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Thread: Can Spanish, Portuguese, and Italian speakers understand classically pronounced Latin

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    Advisor Angela's Avatar
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    Can Spanish, Portuguese, and Italian speakers understand classically pronounced Latin

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    I think the results would be different, ie. they'd have an easier time if he spoke "Church" Latin, which is closer in time. Also, his strong American accent comes through even though he doesn't think it does.


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    I was able to understand a lot, but above all, based on what I know of other Latin languages. I do not know if a speaker of these Neo-Latin languages ​​who does not know another language, could understand enough. Although the video is very interesting to me because I have never heard someone speaking classical Latin so fluently, I would like to hear someone speaking vulgar Latin ... I think it would be more understandable ...

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    Advisor Angela's Avatar
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    I think Ecclesiastical Latin, which is just a later version of Latin, i.e. from later centuries, is much easier for modern Roman speakers to understand, especially Italian speakers.


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    I really liked the video. I had the same feeling that Italo had. From the explanations of the Italian girl, the Mexican boy and also, of course, the Brazilian boy, I could understand the meaning, in Latin, of most of the words. Obviously I understood everything that the three youth spoke in their native languages, much more than I understood Latin. I don't know if a person who doesn't speak a Romance language would have the same facility. Modern Romance languages ​​are derived from vulgar Latin and not from classical Latin, as Italouruguaian stressed.

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    Regular Member italouruguayan's Avatar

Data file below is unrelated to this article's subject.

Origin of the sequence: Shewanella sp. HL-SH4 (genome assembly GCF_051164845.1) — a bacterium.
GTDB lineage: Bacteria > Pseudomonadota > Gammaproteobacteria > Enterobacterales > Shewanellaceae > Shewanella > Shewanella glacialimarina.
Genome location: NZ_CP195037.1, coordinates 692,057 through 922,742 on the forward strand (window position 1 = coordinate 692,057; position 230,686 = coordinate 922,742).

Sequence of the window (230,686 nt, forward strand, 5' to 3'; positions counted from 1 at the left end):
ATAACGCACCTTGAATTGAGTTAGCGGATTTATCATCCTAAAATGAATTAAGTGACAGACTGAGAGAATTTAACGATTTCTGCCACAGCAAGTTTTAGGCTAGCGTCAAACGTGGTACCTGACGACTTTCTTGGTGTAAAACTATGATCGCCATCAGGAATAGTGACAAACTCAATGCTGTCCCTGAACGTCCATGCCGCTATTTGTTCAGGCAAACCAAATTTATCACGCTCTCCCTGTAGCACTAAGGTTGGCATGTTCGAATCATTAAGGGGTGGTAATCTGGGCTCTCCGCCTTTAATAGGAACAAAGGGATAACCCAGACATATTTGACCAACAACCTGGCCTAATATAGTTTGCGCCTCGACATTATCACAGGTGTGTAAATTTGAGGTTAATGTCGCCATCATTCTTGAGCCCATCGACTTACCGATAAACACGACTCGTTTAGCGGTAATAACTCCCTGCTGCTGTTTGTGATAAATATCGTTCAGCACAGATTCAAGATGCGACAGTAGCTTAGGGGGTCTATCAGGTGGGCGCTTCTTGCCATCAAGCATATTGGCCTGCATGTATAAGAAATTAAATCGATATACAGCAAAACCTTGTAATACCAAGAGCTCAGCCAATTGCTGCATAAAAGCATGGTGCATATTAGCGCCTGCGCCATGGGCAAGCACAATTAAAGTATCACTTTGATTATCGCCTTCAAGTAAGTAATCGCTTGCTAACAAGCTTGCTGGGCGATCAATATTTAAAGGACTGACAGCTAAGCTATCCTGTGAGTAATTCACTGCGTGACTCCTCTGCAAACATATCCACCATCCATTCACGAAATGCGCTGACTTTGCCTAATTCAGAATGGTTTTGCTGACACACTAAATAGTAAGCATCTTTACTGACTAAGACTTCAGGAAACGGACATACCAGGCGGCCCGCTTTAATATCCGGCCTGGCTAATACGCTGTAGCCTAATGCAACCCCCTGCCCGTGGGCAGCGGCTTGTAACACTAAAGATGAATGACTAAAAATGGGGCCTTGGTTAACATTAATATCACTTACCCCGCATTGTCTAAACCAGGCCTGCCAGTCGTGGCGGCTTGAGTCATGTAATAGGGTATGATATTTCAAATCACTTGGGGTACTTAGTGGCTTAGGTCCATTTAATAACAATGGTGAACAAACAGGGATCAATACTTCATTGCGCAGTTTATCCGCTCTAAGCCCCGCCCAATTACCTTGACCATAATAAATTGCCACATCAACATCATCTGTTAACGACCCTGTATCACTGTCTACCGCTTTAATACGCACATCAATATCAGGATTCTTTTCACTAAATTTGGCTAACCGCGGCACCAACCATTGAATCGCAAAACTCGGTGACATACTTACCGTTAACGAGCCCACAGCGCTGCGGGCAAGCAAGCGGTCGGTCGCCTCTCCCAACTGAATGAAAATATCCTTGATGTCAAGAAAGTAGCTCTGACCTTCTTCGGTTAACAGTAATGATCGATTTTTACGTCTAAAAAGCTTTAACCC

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    Quote Originally Posted by Angela View Post
    I think Ecclesiastical Latin, which is just a later version of Latin, i.e. from later centuries, is much easier for modern Roman speakers to understand, especially Italian speakers.



    This kind of Latin really sounds quite "Italian".
    Classical Latin pronunciation allows us to understand, for example, how the Latin word Caesar gave rise to the German word Kaiser ...

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    Quote Originally Posted by italouruguayan View Post
    This kind of Latin really sounds quite "Italian".
    Classical Latin pronunciation allows us to understand, for example, how the Latin word Caesar gave rise to the German word Kaiser ...
    It's very close to Italian, and much more understandable to an Italian ear. That's particularly true for standard Italian, but that's as much by design as by "closeness" to the "source".

    Standard Italian is a "created" language, crafted in part by Dante and numerous poets and writers since his time. They added a lot of "elevated" vocabulary to Tuscan the former of which they "borrowed" from ecclesiastical Latin. There are also some Provencal and Sicilian influences because in the Middle Ages those were also areas which produced high levels of poetry. Part of the design was also to create a beautiful "sounding" language. "Classical" Latin is quite ugly sounding in my opinion, but then Italian was my first language, so that influences me.

    I'm also partial to ecclesiastical Latin because that's what I learned in Catholic schools, but also because a lot of the classical music I love is sung in ecclesiastical Latin.
    https://i.pinimg.com/736x/89/d7/5a/8...ba41d6c907.jpg

    I'm not really a fan of Classical Roman literature, and certainly not of trying to read, much less properly pronounce "Caesar's Wars". :)

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    I aw this a few months ago was surprised at what I can understand. French though sound like gibberish

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